The news came out yesterday that in high school, Mitt Romney was a bully. He was outed by five of his former prep school buddies, who painted a horrifying picture of young Willard terrorizing at least two underclassmen, both of whom were closeted homosexuals. One of the boys had bleached his hair blonde, which offended young Willard, so he and his posse chased down and tackled the student. Then they held him down while Mitt took his scissors and cut off the boy’s offensive blonde hair. Mitt regularly harassed the other boy when he spoke up in class by hollering “Atta girl!!” at him. There was also a tale of Mitt walking a blind teacher directly into a door.
When he was asked about the truth of these allegations, after the initial denial, Mitt laughed. Just like he laughed when Chris Wallace told him that in Massachusetts, putting a dog in a kennel strapped to the roof of a speeding car was considered animal cruelty, and as he laughed when he told his side-splittingly funny story about his father closing down a factory in Michigan and moving it to Wisconsin. He also laughed about those 7-11 bakery cookies that were just too… common… to eat. Yeah, that’s some funny shit, all right.
Maybe it’s funny when your daddy is really, really rich and you are the young heir apparent to the Lord of the Manor. Maybe it’s funny when you are raised to believe that you are a member of the ruling class, and most other people only exist to serve you. It must be funny to see the common folk scrabbling for a living when your every wish is instantly gratified, from your first silver spoon to your first Mustang convertible.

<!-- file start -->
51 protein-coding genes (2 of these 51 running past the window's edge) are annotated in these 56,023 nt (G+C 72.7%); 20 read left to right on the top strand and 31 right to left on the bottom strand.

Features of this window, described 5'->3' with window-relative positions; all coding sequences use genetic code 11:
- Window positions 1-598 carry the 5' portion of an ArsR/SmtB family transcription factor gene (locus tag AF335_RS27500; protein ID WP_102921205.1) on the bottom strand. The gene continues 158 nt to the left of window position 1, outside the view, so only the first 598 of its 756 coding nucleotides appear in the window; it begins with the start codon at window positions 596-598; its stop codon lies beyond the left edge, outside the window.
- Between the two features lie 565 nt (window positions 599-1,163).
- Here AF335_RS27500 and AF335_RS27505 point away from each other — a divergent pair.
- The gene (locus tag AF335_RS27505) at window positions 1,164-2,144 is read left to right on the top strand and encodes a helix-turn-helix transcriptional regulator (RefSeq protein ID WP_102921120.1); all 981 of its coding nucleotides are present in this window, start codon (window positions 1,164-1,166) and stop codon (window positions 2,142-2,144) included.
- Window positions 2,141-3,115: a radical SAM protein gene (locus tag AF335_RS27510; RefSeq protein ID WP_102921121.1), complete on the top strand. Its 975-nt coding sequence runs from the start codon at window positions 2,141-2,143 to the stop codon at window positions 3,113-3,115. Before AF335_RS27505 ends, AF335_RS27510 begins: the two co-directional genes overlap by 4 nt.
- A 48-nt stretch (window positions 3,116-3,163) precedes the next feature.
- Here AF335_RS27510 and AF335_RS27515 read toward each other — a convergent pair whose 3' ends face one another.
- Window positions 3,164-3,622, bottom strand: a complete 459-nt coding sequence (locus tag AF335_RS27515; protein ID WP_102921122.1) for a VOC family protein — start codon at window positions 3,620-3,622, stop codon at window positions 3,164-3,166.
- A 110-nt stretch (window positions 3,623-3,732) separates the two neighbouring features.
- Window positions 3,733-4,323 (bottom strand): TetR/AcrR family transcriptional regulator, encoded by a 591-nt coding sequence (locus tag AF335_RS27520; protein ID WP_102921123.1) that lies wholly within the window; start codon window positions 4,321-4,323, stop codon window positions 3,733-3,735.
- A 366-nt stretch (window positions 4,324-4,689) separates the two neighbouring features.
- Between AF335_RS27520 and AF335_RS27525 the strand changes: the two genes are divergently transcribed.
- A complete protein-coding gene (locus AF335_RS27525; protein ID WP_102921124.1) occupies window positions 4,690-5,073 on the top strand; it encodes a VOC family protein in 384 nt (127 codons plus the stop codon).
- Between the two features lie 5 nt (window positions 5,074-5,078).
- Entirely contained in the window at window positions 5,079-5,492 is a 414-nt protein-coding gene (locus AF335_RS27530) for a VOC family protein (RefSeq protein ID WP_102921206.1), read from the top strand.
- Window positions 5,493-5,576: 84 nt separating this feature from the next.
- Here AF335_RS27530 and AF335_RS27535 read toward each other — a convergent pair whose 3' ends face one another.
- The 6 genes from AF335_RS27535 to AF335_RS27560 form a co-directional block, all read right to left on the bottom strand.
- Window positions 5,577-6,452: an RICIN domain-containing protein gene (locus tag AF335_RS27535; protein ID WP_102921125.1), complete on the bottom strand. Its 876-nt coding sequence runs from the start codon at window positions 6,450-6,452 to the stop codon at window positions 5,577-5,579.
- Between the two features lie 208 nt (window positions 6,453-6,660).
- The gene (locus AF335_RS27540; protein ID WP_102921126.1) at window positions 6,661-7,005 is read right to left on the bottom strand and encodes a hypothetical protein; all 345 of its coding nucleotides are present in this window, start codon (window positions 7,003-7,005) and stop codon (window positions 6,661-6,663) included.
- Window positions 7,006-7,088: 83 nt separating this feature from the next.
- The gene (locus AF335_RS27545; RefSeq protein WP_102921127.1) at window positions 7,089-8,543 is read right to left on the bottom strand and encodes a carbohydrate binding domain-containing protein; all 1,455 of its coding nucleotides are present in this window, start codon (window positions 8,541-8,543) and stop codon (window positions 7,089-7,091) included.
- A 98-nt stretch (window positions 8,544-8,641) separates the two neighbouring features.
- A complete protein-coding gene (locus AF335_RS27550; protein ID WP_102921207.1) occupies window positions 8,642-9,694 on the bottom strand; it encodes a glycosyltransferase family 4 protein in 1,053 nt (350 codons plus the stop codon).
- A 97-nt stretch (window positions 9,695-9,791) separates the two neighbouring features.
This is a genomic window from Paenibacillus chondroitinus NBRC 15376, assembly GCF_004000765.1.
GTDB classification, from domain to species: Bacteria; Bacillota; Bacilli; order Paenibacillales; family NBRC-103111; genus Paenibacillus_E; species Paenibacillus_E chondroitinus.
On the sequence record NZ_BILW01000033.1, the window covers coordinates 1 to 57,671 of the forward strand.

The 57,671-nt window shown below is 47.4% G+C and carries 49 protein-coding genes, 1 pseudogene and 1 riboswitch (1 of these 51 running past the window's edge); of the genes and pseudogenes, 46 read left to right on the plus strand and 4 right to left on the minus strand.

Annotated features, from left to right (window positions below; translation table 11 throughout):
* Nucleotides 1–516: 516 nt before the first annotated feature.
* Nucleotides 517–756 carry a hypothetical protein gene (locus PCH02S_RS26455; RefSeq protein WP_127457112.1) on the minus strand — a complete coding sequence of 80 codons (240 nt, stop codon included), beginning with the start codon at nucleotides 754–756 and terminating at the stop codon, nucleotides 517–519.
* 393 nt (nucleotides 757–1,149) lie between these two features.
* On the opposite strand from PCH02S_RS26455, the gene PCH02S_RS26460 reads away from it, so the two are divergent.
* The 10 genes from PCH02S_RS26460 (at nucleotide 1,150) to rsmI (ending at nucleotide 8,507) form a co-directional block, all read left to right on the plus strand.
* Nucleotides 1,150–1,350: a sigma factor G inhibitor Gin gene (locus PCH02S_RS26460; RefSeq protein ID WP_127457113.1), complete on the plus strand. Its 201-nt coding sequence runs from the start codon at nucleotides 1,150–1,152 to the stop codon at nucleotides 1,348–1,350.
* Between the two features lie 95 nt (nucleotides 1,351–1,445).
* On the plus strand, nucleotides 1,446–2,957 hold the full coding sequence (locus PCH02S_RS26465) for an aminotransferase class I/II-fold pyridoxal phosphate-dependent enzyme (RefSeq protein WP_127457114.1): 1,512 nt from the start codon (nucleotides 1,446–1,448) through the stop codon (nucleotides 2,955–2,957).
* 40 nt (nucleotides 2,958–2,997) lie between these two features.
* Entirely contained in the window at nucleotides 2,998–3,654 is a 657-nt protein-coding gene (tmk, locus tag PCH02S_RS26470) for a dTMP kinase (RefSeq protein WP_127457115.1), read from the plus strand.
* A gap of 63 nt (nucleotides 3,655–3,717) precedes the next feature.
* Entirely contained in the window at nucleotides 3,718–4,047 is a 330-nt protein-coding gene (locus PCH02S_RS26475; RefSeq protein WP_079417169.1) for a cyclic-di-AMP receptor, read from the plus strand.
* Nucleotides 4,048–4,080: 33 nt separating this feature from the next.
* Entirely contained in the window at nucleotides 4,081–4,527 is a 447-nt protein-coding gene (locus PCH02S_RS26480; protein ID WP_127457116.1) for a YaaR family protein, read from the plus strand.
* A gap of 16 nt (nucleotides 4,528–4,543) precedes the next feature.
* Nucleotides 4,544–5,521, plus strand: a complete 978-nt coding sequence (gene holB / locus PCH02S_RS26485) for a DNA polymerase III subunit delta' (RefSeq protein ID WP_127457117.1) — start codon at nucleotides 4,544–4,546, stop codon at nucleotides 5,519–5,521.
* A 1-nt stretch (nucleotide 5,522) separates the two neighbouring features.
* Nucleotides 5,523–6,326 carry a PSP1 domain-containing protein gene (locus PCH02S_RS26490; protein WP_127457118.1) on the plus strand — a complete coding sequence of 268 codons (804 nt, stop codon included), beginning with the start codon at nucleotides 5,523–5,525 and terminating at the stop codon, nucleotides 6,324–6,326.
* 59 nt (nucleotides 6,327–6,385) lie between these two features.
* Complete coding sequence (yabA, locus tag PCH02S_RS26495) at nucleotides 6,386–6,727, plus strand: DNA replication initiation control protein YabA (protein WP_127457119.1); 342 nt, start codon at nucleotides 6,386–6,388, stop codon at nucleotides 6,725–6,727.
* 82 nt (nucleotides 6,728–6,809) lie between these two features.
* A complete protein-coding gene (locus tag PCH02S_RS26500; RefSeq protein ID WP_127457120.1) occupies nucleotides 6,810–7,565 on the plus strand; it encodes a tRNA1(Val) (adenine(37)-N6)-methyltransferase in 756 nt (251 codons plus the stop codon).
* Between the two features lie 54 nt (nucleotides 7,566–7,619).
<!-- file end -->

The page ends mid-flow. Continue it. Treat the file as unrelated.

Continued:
But when you’re one of those common folk scrabbling for your living? It isn’t funny at all. It’s life or death.
When I was a kid, my family was poor. I wore rummage sale and hand-me-down clothes and my stepfather regularly scrounged in the dumpster at the back of our local grocery store for the least rotten and still edible fruit and vegetables to feed our two goats – and to put on our family dinner table. I was also neglected and abused by my parents, so I regularly went to school dirty and rumpled, with flea bites on my legs and arms. The cherry on top of my personal shit sundae was my thick, Coke-bottle-bottomed glasses, which, along with the goats and my rummage sale clothes, sealed my fate as a target.
I lived in a small town, and, inevitably, I was the chosen target of all the bullies from the fourth grade until I graduated from high school, and I can tell you first hand: it isn’t funny. It isn’t funny at all. I was always afraid, because big boys like Mitt – if they caught me – would hit and kick me. The girls were cruel as well, but their cruelty wasn’t physical; it was more subtle and left far deeper scars than the simple pushing, shoving and hitting from the boys. I was ostracized, taunted, pushed, shoved, called ugly names – and this went on without letup for at least seven years, until I got old enough to do something about it. I learned to shower every day and to carry a chip on my shoulder the size of a Volkswagen. My motto became “Go ahead…make my day” long before Clint Eastwood ever said it.
So, when I received an invitation to my 40th high school reunion this week, I thought about those kids I went to school with all those years ago, and I tried to decide if I actually have any reason to want to see any of them. It has been forty years, and I carry those scars to this day.
So, Mitt? Bullying isn’t funny. It isn’t funny at all. And I do not want a president who is a bully. I’ve had enough bullying to last a lifetime.